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. Last Updated: 07/27/2016

Big City Living and the Environmental Threat

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People keep moving to the city. Five billion of the world's 8.1 billion people will be living in cities in 2030, according to United Nations projections. The idea that urbanization is synonymous with progress needs a rethink. Cities are not just centers of trade, education, production and culture, but also home to poverty, crime and threats to the environment.

The accelerating growth in urban populations is a global trend. Last year, the UN said, the world's urban population outnumbered that of the countryside -- 3.3 billion to 3.2 billion -- for the first time. Since 1950, the world's urban population has quadrupled against total population growth of 270 percent. In 1975, just three cities -- Tokyo, New York and Mexico City -- had populations above 10 million. By 2005 the list contained 20 cities, including Moscow.

Megalopolises are, most of all, centers of economic activity. Copenhagen, for example, produced almost half of Danish gross domestic product, while London, Tokyo and Vienna produce from 28 percent to 34 percent of the total for their countries. But rich cities face problems with infrastructure, transport, pollution, overpopulation and energy. In poorer cities, slums are the biggest problem, and the number of people living in slum districts worldwide grows by about 27 million people per year, the UN said.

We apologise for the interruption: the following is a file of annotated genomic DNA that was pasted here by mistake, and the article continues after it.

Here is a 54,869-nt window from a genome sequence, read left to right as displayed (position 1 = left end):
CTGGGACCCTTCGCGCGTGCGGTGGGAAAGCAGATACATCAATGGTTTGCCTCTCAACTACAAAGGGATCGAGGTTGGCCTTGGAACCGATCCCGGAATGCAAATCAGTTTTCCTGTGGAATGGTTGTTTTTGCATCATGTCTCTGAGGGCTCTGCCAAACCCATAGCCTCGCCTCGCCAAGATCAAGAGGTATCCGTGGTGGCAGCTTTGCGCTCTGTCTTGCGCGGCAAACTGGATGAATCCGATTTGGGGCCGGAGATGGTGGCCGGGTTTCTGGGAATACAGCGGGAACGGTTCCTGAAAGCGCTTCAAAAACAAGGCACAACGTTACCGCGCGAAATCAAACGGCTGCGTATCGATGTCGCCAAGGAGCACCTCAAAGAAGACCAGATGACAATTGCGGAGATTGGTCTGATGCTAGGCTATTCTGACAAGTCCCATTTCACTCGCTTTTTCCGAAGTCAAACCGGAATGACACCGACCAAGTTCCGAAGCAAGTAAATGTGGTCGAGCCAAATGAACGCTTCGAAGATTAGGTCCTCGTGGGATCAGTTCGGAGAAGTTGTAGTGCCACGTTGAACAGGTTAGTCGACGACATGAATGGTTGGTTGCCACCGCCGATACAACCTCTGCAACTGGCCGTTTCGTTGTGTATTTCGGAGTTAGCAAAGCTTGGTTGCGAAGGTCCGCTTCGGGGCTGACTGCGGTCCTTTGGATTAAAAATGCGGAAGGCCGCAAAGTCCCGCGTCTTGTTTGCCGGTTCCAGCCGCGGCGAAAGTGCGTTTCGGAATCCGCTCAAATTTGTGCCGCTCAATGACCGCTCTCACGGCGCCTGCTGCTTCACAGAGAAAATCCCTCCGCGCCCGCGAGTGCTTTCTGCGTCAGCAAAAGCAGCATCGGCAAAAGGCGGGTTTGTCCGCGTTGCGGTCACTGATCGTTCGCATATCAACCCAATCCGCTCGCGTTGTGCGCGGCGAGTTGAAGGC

Environmental damage is one of the main problems arising from urbanization. Growing populations mean more cars, buses and streetcars -- and about 80 percent of global greenhouse gas emissions. If current trends continue, according to the UN, emissions from cities will increase by from 25 percent to 90 percent from 2000 to 2030.

The mayors of the world's 46 largest cities have formed a group called C40 in an attempt to examine ways to address the dangers posed by climate change. A resolution from the C40 conference in New York last week called for a one-third reduction in greenhouse gas emissions by 2030, and city halls in a number of major cities have already taken significant steps in this direction.

Mayor Ken Livingstone, for example, has introduced charges for driving in central London. The William J. Clinton Foundation has made $5 billion available to help reduce greenhouse gas emissions in poorer cities. Part of that money is earmarked for developing environmentally friendly energy sources, including construction of solar powered electricity generation stations in Addis Ababa, Ethiopia. The mayor of Curitiba, Brazil, has promised to get more people to abandon their cars for public transportation.

Mayor Yury Luzhkov did not attend the conference.

This appeared as an editorial in Vedomosti.